But the wonder of Nightwood is not only stylistic. It lies in the range and depth of feeling the words convey. There is irony here and humor, too, but in the end, the novel is a hymn to the dispossessed, the misbegotten and those who love too much. At one time or another, I suspect that those adjectives describe most of us.
A part of me was amused by Djuna Barnes' reply to Siri Hustvedt's letter. It offered a shadow of a glimpse into the cryptic mind of Djuna Barnes - though it answered nothing about how she came to live and die a recluse, in a tiny apartment in Greenwich Village.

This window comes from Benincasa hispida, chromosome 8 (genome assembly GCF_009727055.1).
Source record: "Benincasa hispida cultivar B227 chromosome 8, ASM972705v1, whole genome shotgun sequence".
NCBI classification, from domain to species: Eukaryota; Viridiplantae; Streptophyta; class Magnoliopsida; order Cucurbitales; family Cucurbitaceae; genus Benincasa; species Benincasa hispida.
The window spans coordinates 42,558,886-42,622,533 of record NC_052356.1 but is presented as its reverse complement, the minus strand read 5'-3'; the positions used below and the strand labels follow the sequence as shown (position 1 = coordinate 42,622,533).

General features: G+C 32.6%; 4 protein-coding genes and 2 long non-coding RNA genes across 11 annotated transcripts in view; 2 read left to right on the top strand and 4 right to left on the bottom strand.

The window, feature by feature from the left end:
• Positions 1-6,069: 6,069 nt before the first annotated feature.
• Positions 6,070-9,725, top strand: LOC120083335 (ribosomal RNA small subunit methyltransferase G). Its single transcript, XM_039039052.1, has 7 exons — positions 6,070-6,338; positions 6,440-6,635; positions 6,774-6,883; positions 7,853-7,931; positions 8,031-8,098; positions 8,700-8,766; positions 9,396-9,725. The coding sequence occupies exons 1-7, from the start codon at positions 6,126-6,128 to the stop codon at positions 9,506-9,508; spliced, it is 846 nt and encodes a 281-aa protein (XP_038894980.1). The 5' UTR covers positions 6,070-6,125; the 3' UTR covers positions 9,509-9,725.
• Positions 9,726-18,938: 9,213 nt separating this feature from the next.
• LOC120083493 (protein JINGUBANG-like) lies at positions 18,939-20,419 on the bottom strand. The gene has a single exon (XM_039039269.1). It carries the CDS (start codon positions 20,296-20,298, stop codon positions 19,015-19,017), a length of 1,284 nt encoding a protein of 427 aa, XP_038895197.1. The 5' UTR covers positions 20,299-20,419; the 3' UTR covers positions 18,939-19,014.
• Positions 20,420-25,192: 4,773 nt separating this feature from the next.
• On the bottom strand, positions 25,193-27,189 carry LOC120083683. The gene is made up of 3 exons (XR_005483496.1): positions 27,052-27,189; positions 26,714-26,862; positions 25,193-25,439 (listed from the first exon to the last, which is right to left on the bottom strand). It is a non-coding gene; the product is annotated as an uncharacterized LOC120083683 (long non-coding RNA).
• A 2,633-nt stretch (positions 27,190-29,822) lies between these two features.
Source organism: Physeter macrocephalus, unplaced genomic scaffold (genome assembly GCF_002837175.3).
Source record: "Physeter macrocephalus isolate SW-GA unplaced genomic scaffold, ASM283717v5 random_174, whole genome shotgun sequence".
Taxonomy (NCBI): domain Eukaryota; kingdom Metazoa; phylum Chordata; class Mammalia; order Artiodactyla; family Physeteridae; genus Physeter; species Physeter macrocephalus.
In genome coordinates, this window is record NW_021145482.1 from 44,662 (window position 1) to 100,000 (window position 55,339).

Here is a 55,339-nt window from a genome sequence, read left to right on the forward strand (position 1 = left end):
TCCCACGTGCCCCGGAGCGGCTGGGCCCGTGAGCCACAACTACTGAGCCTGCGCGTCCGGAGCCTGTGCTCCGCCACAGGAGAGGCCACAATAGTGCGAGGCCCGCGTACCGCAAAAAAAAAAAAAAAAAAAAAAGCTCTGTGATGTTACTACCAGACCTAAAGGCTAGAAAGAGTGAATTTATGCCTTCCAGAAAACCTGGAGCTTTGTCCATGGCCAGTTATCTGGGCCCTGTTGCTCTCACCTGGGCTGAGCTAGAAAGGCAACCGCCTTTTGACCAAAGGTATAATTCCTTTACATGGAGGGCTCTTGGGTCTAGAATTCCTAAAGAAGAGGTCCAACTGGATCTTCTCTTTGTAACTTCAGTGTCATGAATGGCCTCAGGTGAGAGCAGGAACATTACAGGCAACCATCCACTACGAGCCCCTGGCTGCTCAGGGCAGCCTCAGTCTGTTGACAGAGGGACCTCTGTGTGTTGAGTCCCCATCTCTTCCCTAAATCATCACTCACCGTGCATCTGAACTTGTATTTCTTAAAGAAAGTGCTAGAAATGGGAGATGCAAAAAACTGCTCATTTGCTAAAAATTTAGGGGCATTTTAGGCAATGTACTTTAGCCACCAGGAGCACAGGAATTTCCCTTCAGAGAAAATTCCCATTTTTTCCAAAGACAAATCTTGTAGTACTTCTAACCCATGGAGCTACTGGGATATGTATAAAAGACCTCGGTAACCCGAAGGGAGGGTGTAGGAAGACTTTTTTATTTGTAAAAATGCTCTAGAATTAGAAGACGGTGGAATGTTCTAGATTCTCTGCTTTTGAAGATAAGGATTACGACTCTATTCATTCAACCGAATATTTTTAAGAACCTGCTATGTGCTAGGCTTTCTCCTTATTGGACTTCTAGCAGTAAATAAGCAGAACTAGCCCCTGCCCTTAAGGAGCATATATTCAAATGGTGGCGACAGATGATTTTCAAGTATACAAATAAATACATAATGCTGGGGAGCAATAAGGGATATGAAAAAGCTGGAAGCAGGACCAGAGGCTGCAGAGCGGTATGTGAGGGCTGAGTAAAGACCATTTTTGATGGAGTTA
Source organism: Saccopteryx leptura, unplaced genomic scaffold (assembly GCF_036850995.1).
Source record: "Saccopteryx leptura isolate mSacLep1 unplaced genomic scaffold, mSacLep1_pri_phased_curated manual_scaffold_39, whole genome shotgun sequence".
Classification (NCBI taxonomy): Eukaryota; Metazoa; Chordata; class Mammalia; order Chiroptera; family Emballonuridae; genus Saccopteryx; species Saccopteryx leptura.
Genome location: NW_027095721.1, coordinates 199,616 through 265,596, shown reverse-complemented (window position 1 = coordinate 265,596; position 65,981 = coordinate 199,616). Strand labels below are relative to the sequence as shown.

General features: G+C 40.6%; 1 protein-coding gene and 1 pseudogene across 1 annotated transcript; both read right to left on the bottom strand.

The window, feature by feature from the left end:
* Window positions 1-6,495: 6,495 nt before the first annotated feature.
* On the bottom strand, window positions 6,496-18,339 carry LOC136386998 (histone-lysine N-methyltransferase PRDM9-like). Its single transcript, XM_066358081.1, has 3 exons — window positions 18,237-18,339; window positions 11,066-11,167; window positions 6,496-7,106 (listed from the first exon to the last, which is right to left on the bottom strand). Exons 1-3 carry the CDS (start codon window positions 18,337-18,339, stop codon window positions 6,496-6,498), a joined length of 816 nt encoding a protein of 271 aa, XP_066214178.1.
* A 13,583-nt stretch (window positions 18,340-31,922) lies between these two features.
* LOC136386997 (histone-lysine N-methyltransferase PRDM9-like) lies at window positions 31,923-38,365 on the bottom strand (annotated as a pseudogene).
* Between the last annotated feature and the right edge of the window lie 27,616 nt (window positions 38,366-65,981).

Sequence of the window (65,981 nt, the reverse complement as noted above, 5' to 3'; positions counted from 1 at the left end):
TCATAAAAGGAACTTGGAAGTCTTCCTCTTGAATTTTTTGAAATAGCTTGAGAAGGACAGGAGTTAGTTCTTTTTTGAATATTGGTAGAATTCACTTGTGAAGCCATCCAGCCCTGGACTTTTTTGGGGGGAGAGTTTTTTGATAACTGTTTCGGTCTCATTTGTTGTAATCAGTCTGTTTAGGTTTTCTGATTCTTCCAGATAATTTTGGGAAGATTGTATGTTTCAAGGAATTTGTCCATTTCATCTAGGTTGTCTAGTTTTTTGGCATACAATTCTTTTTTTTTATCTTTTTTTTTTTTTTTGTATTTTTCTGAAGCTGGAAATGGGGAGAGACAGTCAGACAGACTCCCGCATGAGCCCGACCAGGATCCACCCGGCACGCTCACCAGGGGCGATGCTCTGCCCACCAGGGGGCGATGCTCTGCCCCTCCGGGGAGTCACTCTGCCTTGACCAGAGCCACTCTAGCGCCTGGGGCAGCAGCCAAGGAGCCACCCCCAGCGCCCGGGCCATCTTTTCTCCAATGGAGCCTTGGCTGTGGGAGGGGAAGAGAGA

One afternoon, that same spring, I found myself sitting next to an elderly woman on the subway. She looked down at the volume in my lap, and said, "Oh, Djuna Barnes. I know her. Would you like to write to her?" She gave me the author's address, and I sat down to write a page-long testament to the power of Nightwood.
A year and a half later, I received a reply: "Your letter," Barnes wrote, "has given me great difficulty."
That was all. A couple of months later, I read in the newspaper that the 90-year-old Barnes was dead. I realized that her letter to me must have been one of the last things she wrote.
Sometimes it frustrates me to keep reading these tributes to books I want to read, but has yet to read.